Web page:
November 08, 2013
The Max Planck Research Prize is one of Germany’s most generous science prizes. It is funded by the Federal Ministry of Education and Research and awarded annually by the Alexander von Humboldt Foundation and the Max Planck Society to one scientist working in Germany and one working in another country. The topic for submissions changes each year, alternating between various fields of science and engineering, the life sciences and the humanities.
Markus Reichstein and Chris Field have been distinguished with the prize because they have significantly increased our knowledge of how life on Earth responds to climate change and what reactions can be anticipated between the biosphere and the atmosphere. Not only have they generated groundbreaking fundamental knowledge, their work also helps us to estimate the consequences of climate change for the people of the planet.
Reichstein’s research enables the determination of the global exchange of carbon dioxide and water between the atmosphere and terrestrial ecosystems, something that could never be done before. To facilitate his research he co-initiated the close integration of FLUXNET, a global network of measuring stations, thereby creating a data basis on the resource balance of very different ecosystems. Moreover, he and his group supplied the mathematical tools to merge this data with other Earth observation data and thus calculate how much carbon dioxide and water is exchanged between the biogeosphere and the atmosphere. Long-term observation thus enables scientists to determine the influence of climate variability and change on the carbon and water balance of the biogeosphere.
In this context, the question arises of how the productivity – the amount of organic material built up by plants during photosynthesis – and the greenhouse gas emissions of different terrestrial ecosystems change under extreme climate events. Markus Reichstein coordinates an extensive European Union research programme which is looking into this very question. Initial findings provide evidence that drought has a particularly powerful effect on the carbon balance of ecosystems worldwide because, faced with drought, photosynthesis responds more strongly than the respiration of organisms which ultimately breaks down the organic material into carbon dioxide and water.
Soil is a key factor in the interplay between climate and biosphere. Based on field measurements and lab experiments, Markus Reichstein and his research group are developing models which allow them to predict how much carbon will be stored in or broken down and released from soils in the event of climate change.
Markus Reichstein has been heading the Department of Biogeochemical Integration at the Max Planck Institute for Biogeochemistry in Jena since 2012. Born in Kiel on 25 September 1972, he studied landscape ecology, botany, chemistry and computer science at the University of Münster and did his PhD at the University of Bayreuth in 2001. He worked in the University of Bayreuth’s Department of Plant Ecology until 2003. From 2003-2006 he took up various research residencies at the Universities of Tuscia (Italy), Montana (Missoula, USA) and California (Berkeley, USA) before leading a Max Planck Research Group at the Max Planck Institute for Biogeochemistry from 2006 to 2012.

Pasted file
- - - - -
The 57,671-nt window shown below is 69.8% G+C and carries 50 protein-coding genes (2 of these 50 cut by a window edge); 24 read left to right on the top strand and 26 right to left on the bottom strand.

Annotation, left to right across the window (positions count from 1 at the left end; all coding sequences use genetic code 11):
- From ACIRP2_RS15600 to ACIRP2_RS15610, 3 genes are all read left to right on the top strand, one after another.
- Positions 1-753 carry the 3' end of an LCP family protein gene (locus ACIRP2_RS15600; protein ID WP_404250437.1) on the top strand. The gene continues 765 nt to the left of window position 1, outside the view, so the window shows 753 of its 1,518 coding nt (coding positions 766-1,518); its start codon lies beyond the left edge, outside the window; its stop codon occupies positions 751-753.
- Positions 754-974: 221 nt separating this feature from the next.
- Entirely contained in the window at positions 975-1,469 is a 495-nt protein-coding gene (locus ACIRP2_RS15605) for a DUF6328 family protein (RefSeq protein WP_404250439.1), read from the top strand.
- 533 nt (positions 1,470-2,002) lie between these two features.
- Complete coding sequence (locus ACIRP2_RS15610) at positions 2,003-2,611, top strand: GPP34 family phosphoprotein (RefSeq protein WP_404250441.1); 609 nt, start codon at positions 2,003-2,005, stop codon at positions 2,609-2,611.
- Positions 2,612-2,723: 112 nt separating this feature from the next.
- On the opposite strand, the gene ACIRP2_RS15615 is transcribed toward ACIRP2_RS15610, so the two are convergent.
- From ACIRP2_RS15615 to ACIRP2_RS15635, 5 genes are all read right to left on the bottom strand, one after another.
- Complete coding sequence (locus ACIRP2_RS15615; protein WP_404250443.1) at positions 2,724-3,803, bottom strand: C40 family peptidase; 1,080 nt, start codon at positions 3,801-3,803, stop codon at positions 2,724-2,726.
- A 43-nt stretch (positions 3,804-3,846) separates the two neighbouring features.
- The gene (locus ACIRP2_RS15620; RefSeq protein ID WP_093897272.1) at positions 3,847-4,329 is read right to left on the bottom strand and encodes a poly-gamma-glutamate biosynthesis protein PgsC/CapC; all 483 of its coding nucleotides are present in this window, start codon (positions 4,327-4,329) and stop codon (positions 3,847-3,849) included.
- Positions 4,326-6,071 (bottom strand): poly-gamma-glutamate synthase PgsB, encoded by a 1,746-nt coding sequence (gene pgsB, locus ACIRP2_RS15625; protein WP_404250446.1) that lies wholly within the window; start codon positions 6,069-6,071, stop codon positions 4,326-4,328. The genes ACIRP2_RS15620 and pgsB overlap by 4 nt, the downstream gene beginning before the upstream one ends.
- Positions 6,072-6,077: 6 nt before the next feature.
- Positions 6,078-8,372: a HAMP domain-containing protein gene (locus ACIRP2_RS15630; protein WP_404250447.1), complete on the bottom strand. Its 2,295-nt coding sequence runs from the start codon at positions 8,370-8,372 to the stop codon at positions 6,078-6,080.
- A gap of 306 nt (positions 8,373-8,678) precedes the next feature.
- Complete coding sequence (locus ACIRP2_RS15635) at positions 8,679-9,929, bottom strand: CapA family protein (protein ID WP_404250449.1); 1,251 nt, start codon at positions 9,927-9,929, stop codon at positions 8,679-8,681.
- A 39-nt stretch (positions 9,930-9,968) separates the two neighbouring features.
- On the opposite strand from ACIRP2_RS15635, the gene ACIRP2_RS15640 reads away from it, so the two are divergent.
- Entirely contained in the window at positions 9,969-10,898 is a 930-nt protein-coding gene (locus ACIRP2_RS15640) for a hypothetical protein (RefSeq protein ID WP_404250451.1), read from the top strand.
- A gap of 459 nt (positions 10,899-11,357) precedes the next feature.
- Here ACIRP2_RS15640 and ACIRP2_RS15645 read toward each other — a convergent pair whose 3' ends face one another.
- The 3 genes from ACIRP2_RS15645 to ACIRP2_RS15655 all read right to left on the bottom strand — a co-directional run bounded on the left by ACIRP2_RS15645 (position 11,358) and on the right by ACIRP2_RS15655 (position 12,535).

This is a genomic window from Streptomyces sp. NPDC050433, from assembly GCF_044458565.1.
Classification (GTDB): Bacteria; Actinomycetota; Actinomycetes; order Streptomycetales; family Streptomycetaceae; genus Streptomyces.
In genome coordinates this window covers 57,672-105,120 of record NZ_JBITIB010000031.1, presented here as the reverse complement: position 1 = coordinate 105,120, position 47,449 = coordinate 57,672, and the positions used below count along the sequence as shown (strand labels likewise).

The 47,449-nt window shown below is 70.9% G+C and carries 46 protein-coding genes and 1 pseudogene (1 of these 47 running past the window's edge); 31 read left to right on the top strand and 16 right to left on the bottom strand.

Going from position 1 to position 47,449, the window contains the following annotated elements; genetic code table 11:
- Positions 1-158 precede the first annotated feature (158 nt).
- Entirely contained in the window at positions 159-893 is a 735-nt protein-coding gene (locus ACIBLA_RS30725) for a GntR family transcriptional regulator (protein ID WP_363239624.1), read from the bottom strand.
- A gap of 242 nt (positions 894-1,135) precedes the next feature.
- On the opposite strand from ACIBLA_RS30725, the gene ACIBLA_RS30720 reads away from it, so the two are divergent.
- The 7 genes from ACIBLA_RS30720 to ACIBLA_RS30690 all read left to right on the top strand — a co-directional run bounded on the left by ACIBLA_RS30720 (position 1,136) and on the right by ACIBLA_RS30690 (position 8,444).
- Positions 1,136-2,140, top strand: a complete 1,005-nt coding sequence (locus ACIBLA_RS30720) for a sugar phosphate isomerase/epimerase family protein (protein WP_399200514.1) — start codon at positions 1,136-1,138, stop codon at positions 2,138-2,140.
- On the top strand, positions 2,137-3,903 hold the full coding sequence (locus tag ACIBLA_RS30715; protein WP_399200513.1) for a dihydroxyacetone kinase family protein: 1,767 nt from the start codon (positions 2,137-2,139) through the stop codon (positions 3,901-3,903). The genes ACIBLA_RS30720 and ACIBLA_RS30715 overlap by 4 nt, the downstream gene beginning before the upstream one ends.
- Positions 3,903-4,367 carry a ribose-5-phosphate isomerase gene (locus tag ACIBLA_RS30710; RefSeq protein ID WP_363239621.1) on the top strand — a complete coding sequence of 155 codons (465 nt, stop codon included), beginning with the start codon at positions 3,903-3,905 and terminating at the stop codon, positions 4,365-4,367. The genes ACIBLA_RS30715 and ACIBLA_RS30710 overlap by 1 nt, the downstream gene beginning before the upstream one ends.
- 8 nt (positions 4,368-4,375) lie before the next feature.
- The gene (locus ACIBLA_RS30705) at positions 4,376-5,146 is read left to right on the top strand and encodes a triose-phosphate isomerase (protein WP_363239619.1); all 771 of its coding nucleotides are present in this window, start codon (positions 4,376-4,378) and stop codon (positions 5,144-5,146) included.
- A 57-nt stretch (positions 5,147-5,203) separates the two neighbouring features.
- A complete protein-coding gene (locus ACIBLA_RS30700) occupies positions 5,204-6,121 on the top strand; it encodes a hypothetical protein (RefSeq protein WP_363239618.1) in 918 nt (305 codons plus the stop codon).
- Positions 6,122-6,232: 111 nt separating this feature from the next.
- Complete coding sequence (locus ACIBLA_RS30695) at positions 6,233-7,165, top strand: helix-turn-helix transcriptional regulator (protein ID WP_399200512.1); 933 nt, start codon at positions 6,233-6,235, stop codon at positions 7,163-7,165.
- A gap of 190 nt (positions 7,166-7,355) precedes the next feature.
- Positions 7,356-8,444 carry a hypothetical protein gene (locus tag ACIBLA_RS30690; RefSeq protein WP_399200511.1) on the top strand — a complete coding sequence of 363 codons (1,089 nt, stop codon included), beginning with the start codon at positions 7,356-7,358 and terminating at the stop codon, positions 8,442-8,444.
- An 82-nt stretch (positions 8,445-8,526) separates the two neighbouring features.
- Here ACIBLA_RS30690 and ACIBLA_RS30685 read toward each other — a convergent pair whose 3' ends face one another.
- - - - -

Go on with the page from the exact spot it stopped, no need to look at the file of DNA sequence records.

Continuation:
Chris Field’s research also builds bridges between the kind of field trials, lab studies and global analysis that are so important in Reichstein’s work with the soil as a climate factor. Initially, Field used the California grasslands to examine how productivity is altered by climate change at the level of individual plants. In this context he also studied how strongly photosynthesis correlates with the quantity of light absorbed, enabling him to estimate how much biomass plants build up depending on how much light they absorb.
The findings from these studies served as the experimental basis for Chris Field to represent biogeochemical and ecological relationships in global models, which can also be used to determine the influence of climate change on the biosphere. As early as 1998 he published his first estimates on global net primary production: the biomass that is produced by plants and single-celled organisms which carry out photosynthesis and is not turned back into carbon dioxide and water in the course of cellular respiration. Even today, this work is still considered groundbreaking for all subsequent models that reflect and predict the Earth system’s reactions to global change.
Net primary production is significant not least because it enables the size of carbon sinks such as forests to be estimated. Carbon sinks are constantly removing carbon dioxide from the atmosphere. Chris Field calculated the size of the carbon sinks in the USA, thereby solving the riddle of why the carbon dioxide concentration in the atmosphere rises at a slower rate than the volume of greenhouse gases released around the world by burning fossil fuels.
In 2002, Field became the first director of the Department of Global Ecology at the Carnegie Institution for Science and has headed it ever since. He is the Melvin and Joan Lane Professor for Interdisciplinary Environmental Studies at Stanford University, a post he took up in 2012, and since 2005 he has been Professor of Biology at Stanford University and Faculty Director of the Jasper Ridge Biological Preserve. He studied biology at Harvard University and did his PhD in biology at Stanford University. Chris Field is co-chair of Working Group II (Impacts, Adaptation and Vulnerability) of the International Panel of Climate Change (IPCC) and was one of the coordinating lead authors of the IPCC Fourth Assessment Report and a member of the IPCC delegation, which received the Nobel Peace Prize in 2007.
The prize ceremony will take place in Berlin on 13 November 2013. Media invitations will be issued.